Afton braces for looming floodwatersWith the increasingly warm temperatures, many Minnesotans have begun thinking about barbeques, picnics, bike rides and springtime. The city of Afton, however, has only one springtime activity on its mind — flooding. Last week Afton’s Community Health Emergency Preparedness Committee (CHEP) met to discuss flood preparations.
By: Amber Kispert-Smith, Woodbury Bulletin
With the increasingly warm temperatures, many Minnesotans have begun thinking about barbeques, picnics, bike rides and springtime. The city of Afton, however, has only one springtime activity on its mind — flooding.
Last week Afton’s Community Health Emergency Preparedness Committee (CHEP) met to discuss flood preparations.
“You always prepare for the worst,” Afton Public Works Director Ken Johnson said. “We have to start planning and protecting what we know we can protect, but there's only so much we can do.”
Afton has budgeted $3,000 for flood control, which includes operation of pumps, and another $5,500 budgeted for flood mitigation.
“We’re a little bit earlier in our preparations because of the severity more so this year,” Johnson said.
A major flood season
Afton is anticipating a major flood based on National Weather Service projections, Johnson said.
The NWS is projecting that this year the St. Croix River has a 90 percent chance of reaching major flood stage at 89 feet and there is a 20 percent chance the St. Croix River will reach the level of the record-setting 1965 flood, which submerged the Stillwater Lift Bridge and closed County Road 21, with a height of 94 feet.
“What we’ve been hearing the past few weeks, it is likely that we will have moderate flooding or worse in Afton,” Mayor Pat Snyder said.
Afton House Inn owner Gordy Jarvis, who is a CHEP member, said it’s impossible to know where Afton might fall on the flood projections since it all depends on the amount of snow melt, and when the thaw happens.
“If it all came down at once with a lot of warm weather, we'll really be in a lot of trouble,” he said. “It all depends on the thaw and obviously it’s a guess for everybody.”
“There’s only man who knows that,” said Dana Warner, of the U.S. Army Corps of Engineers, referring to God.
The Salvation Army is already seeking out volunteers to assist with flooding. According to the Salvation Army website, volunteers are most needed to drive a mobile kitchen. Other needs include food service and administrative duties.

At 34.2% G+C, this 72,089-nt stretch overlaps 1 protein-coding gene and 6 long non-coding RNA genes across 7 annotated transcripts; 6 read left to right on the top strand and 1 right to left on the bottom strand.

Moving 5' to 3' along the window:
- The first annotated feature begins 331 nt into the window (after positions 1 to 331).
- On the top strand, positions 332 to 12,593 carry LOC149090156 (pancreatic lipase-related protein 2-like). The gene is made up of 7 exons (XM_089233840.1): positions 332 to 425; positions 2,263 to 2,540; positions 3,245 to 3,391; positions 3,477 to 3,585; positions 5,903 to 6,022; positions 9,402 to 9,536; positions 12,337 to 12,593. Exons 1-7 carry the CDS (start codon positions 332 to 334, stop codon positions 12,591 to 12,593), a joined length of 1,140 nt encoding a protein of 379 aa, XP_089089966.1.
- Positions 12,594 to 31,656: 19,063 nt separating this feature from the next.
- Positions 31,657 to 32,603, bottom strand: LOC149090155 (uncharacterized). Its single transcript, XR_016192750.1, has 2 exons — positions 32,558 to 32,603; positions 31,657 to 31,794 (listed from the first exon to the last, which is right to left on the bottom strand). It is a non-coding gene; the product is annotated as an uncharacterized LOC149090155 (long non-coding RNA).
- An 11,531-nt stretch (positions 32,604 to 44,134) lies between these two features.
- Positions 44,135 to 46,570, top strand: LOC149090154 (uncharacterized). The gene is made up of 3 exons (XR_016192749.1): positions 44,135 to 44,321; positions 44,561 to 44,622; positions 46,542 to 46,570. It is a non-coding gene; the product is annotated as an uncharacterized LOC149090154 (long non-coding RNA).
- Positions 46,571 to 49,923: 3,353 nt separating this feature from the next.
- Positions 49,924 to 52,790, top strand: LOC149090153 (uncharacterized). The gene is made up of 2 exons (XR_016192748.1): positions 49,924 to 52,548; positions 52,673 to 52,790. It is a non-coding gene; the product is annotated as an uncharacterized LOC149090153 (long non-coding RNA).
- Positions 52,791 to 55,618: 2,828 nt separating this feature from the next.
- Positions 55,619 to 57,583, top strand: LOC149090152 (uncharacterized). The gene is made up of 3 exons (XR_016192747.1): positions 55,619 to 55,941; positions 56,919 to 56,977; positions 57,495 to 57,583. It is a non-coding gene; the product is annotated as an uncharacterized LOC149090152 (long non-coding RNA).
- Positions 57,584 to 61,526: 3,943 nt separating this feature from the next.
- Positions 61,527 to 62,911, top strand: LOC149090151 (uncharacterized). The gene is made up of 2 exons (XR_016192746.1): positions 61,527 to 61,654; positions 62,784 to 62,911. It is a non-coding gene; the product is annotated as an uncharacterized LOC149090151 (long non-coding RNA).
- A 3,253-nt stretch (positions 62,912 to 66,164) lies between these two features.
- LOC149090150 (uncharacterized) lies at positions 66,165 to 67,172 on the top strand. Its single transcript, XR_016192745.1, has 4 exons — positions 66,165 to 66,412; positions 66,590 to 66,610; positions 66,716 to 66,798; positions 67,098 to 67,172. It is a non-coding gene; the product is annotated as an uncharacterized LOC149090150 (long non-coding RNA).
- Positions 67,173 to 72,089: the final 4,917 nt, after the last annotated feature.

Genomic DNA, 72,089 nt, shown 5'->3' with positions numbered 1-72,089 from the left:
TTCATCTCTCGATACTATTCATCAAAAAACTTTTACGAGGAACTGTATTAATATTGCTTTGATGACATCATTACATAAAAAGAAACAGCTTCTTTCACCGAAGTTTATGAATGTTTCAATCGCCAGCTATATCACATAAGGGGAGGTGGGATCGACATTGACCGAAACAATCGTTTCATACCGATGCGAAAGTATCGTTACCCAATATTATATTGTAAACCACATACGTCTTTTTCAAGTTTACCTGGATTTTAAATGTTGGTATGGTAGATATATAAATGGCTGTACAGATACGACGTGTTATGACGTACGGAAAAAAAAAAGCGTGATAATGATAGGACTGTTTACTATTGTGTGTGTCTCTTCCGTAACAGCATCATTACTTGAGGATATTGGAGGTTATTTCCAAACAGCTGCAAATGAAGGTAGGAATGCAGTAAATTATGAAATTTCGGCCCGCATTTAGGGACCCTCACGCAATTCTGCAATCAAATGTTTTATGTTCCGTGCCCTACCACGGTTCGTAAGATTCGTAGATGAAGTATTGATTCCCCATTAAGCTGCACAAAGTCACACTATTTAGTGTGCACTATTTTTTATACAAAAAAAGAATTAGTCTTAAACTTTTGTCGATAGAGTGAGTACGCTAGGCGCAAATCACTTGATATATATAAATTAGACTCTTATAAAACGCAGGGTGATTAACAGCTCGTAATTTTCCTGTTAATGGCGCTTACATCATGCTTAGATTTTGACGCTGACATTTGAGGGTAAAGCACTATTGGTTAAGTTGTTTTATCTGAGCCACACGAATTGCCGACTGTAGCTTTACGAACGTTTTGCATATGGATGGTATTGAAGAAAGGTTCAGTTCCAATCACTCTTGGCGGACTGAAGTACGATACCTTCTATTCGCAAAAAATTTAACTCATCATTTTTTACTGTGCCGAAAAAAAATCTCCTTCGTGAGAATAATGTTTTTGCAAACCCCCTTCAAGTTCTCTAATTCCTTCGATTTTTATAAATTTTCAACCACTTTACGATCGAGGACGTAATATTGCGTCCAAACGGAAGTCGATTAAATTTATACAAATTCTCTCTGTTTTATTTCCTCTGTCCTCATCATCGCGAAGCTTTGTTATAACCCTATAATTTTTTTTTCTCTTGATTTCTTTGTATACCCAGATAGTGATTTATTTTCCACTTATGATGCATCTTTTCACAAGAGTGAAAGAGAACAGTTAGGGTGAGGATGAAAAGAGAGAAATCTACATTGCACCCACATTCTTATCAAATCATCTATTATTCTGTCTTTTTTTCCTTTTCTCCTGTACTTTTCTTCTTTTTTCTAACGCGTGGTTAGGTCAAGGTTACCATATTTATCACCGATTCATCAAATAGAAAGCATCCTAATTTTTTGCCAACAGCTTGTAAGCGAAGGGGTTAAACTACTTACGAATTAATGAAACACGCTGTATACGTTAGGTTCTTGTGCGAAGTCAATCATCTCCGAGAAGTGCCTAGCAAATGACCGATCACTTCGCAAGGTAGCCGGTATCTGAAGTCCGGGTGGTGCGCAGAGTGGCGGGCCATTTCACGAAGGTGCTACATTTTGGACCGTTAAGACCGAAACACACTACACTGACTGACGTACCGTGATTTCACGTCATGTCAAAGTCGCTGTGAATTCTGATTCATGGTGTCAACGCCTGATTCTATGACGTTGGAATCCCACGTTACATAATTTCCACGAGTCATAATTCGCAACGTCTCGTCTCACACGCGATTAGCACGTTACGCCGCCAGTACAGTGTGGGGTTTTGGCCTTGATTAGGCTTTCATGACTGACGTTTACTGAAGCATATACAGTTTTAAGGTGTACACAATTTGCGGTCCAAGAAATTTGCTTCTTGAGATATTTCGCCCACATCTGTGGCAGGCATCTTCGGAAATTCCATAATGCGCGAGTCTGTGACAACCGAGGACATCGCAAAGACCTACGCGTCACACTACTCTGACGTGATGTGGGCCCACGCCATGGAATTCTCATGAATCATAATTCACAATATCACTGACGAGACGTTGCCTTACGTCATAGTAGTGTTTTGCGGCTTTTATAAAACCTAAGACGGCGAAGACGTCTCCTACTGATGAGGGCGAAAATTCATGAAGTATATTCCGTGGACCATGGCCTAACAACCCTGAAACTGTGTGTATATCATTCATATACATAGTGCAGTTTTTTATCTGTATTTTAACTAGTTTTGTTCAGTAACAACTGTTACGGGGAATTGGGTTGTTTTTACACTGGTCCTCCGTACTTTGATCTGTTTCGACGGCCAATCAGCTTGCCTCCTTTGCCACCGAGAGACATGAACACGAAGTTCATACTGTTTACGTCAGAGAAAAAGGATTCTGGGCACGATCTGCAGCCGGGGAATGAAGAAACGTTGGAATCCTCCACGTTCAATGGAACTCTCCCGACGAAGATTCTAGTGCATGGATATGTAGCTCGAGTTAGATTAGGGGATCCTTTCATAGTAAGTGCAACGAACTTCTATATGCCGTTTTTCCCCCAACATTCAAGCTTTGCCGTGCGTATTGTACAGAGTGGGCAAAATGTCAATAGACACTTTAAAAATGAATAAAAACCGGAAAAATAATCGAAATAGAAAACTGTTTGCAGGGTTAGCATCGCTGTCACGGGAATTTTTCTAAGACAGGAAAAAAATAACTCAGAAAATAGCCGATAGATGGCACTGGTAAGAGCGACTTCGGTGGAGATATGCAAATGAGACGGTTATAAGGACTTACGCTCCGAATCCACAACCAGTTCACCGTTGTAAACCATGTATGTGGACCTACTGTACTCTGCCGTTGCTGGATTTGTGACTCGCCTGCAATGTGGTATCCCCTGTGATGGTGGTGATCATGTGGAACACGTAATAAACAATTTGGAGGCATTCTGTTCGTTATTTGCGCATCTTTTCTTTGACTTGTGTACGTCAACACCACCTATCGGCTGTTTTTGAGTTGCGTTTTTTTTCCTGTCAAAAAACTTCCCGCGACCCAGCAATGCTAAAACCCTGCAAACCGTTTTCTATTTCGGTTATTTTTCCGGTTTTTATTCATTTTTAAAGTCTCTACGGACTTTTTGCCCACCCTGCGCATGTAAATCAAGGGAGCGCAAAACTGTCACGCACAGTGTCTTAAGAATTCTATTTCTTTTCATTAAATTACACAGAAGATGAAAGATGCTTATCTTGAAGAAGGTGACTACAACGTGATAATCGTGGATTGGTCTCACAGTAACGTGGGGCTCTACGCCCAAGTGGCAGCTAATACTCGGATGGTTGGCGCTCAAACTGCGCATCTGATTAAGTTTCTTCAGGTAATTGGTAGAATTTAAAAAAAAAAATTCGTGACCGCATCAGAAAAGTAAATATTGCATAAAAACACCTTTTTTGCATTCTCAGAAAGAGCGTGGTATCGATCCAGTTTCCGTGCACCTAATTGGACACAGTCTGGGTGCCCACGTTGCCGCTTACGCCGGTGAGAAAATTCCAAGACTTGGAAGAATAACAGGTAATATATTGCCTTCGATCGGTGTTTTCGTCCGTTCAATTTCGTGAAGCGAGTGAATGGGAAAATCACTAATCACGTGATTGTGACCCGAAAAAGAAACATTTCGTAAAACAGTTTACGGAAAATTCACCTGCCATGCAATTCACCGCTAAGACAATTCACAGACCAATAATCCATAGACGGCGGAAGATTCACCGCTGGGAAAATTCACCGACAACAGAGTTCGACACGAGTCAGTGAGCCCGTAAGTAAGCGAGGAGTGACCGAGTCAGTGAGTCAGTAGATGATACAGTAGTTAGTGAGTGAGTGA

Facing the floodwaters
After much discussion among members, CHEP eventually decided the best way to combat the rising flood waters would be to place sandbags to the height of 692 feet at the south side of the city’s levee and up to 695 feet on the north side of the levee
Additionally, pumps will be placed on the north side to capture any seepage that comes through the levee.
Johnson said if the flooding becomes too severe, the city is going to focus most of its attention on the north side of the levee since there are only about three houses south of the levee, but north includes all of Afton’s downtown.
“It really comes down to picking the hazard,” Council member Bill Palmquist said.
“If we chose to protect the entire city, it's going to be a tremendous amount of effort,” Johnson said. “ I don't think whatever we do on the south side will save them if it gets too severe.”
However, there are no plans to divert or dam up Kelle’s Creek, like the city has in the past, since it is believed that would likely overwhelm the city’s ability to pump the backside of the levee, Johnson said.
“We want to do our best to keep everyone dry,” Council member Randy Nelson said.
Even though there are no plans to divert the creek, the city is hoping to place concrete barriers along the creek, Johnson said.
Johnson said the number of sandbags could be just a couple thousand all the way up to 30,000 dependent on how much the river floods.
“It is really dependent on what we get in an actual flood level,” he said.
Afton City Council will vote on the CHEP’s recommendations during its meeting today.
Residents who are interested in flood insurance should visit the Minnesota Department of Natural Resources website at http://www.dnr.state.mn.us/waters/watermgmt_section/floodplain/flood_insurance.html or visit the National Flood Insurance Program website at http://www.floodsmart.gov.